Commission for sub-categorization of OBCs

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This article is written by Ishita Agrawal from Mody University of Science and Technology

 

What is the sub-categorization of OBCs?

Under the Central Government, OBCs are granted 27% of reservation in education and jobs. The Supreme Court’s constitutional bench reopened the debate on sub-categorization of SCs and STs for reservation in September 2020 and when debate arose, only few communities have secured a part of 27% reservation among over 2,600 that were included in the Central List of OBCs.

Need for sub-categorization

For reservation, there were arguments for sub-categorization and creating categories within OBCs. It should ensure equitable distribution among all OBCs. Rohini Commission was held on 2nd October, 2017 for examination and they were given 12 weeks to submit its report but has been given many extensions since, the latest one being the 10th. The Centre had granted constitutional status to NCBC (National Commission for Backward Classes) before the Rohini Commission was set up.

What are the Commissions’ terms of reference?

Examining the inequitable distribution among the castes and communities which includes in broad category of OBCs of benefit of reservation to such classes including in Central List.

Norms, mechanism, criteria and parameters in a scientific approach for sub-categorization within OBCs to workout.

Identifying the castes, sub-castes, communities in the Central List of OBCs and classifying into their respective sub-categories.

These are the main three terms of reference, mentioned above and the fourth term of reference was included on 22nd January, 2020 when Cabinet granted it an extension.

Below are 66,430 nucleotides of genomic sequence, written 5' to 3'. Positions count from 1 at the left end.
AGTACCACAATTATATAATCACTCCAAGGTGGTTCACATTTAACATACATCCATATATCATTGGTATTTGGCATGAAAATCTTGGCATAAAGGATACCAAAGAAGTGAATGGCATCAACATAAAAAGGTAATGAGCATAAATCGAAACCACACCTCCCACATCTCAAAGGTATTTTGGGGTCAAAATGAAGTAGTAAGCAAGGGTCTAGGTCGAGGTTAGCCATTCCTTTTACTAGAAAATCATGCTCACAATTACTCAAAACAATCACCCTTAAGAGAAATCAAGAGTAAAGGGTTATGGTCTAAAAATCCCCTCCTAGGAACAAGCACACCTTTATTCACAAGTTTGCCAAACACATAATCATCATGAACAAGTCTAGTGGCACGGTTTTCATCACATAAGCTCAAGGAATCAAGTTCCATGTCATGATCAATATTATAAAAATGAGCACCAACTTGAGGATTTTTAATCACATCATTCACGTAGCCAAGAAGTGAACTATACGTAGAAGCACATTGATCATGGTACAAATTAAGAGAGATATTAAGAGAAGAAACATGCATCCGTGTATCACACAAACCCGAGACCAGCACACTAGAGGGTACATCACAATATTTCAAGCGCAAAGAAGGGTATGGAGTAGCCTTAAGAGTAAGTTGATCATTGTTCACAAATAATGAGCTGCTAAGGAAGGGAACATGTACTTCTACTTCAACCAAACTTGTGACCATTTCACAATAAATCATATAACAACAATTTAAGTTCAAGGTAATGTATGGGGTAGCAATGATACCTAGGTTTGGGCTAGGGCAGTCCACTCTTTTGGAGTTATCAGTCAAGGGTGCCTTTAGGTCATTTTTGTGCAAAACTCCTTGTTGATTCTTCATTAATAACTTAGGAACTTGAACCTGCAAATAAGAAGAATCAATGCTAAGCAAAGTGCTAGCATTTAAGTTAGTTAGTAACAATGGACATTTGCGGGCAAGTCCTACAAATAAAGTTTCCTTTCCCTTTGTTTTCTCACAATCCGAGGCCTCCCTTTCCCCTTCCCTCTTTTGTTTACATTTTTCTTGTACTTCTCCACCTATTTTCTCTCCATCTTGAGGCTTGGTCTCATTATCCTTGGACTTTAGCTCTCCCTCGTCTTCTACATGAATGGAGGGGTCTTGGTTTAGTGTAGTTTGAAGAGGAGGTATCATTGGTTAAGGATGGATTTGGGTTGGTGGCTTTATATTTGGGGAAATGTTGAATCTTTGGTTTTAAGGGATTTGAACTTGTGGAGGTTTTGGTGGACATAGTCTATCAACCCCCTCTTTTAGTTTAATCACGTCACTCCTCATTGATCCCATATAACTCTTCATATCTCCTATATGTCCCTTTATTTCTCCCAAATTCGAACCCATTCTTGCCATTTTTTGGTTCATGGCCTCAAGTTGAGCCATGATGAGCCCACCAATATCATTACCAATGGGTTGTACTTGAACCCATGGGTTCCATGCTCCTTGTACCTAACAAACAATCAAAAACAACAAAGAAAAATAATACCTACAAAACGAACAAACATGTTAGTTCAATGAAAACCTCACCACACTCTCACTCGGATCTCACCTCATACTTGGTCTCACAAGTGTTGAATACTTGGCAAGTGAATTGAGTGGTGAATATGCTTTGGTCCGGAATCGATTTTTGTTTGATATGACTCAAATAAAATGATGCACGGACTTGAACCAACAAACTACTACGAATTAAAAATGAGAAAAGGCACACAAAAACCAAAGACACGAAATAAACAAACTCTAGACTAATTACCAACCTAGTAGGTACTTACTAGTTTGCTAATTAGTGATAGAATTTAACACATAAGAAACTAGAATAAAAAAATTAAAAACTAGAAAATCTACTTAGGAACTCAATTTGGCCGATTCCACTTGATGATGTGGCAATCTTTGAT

Correction of ambiguities, inconsistencies, repetitions, errors of spelling and transcription in the central list of OBCs entries.

Why are so many extensions being given?

On 30th July, 2019 Commission sent the letter to the government and also noted several ambiguities from the sub-categorized central list of OBCs. Before preparing the central list of sub-categorized, the Commission’s opinion is to be clarified or rectified.

What progress has it made so far?

 

The Commission wrote a letter to the Government on 30th July, 2019 that it is ready with the draft report on sub-categorization.

Following the latest term of reference was given on 22nd January, 2020 to the Commission. In the Central List, it is studying the list of communities.

How smooth has its work been?

Various communities are comparing their representation in admissions and jobs. The Home Minister announced that in Census 2021, OBCs data will be collected but the government has been silent on this matter and it was on 31st August, 2018. Several groups of OBCs are demanding for enumeration of OBCs in the Census.

What have the findings been so far?

1.3 lakh central jobs given under OBC quota over the preceding five years, the Commission analyzed in 2018 and OBC admissions to central higher education institutions.